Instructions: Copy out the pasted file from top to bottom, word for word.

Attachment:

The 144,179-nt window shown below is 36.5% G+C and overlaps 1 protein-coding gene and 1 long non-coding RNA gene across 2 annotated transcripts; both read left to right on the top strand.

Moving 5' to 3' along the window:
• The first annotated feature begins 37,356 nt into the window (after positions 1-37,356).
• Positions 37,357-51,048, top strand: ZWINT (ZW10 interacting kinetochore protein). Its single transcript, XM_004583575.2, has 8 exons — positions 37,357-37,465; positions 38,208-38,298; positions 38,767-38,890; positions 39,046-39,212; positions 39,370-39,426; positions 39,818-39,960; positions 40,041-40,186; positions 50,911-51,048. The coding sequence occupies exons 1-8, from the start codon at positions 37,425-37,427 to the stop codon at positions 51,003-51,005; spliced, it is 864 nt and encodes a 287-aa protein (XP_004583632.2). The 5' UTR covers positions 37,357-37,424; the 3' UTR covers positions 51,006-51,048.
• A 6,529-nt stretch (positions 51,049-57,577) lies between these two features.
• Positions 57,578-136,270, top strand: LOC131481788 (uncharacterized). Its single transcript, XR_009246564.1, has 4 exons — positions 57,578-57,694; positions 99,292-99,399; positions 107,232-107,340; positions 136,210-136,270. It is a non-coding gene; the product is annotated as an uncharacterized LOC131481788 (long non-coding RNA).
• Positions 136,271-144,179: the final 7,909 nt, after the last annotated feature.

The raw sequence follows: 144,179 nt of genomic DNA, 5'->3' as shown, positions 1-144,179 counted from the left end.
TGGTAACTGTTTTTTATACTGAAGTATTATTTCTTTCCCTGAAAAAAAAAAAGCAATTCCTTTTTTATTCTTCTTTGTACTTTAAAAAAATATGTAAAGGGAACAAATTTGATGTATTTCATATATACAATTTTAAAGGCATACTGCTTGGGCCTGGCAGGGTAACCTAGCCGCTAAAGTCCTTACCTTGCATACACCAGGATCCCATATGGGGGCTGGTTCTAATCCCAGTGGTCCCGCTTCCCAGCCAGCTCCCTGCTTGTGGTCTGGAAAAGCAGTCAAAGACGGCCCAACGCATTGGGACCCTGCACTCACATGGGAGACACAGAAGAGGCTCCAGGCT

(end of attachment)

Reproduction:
The 144,179-nt window shown below is 36.5% G+C and overlaps 1 protein-coding gene and 1 long non-coding RNA gene across 2 annotated transcripts; both read left to right on the top strand.

Moving 5' to 3' along the window:
• The first annotated feature begins 37,356 nt into the window (after positions 1-37,356).
• Positions 37,357-51,048, top strand: ZWINT (ZW10 interacting kinetochore protein). Its single transcript, XM_004583575.2, has 8 exons — positions 37,357-37,465; positions 38,208-38,298; positions 38,767-38,890; positions 39,046-39,212; positions 39,370-39,426; positions 39,818-39,960; positions 40,041-40,186; positions 50,911-51,048. The coding sequence occupies exons 1-8, from the start codon at positions 37,425-37,427 to the stop codon at positions 51,003-51,005; spliced, it is 864 nt and encodes a 287-aa protein (XP_004583632.2). The 5' UTR covers positions 37,357-37,424; the 3' UTR covers positions 51,006-51,048.
• A 6,529-nt stretch (positions 51,049-57,577) lies between these two features.
• Positions 57,578-136,270, top strand: LOC131481788 (uncharacterized). Its single transcript, XR_009246564.1, has 4 exons — positions 57,578-57,694; positions 99,292-99,399; positions 107,232-107,340; positions 136,210-136,270. It is a non-coding gene; the product is annotated as an uncharacterized LOC131481788 (long non-coding RNA).
• Positions 136,271-144,179: the final 7,909 nt, after the last annotated feature.

The raw sequence follows: 144,179 nt of genomic DNA, 5'->3' as shown, positions 1-144,179 counted from the left end.
TGGTAACTGTTTTTTATACTGAAGTATTATTTCTTTCCCTGAAAAAAAAAAAGCAATTCCTTTTTTATTCTTCTTTGTACTTTAAAAAAATATGTAAAGGGAACAAATTTGATGTATTTCATATATACAATTTTAAAGGCATACTGCTTGGGCCTGGCAGGGTAACCTAGCCGCTAAAGTCCTTACCTTGCATACACCAGGATCCCATATGGGGGCTGGTTCTAATCCCAGTGGTCCCGCTTCCCAGCCAGCTCCCTGCTTGTGGTCTGGAAAAGCAGTCAAAGACGGCCCAACGCATTGGGACCCTGCACTCACATGGGAGACACAGAAGAGGCTCCAGGCT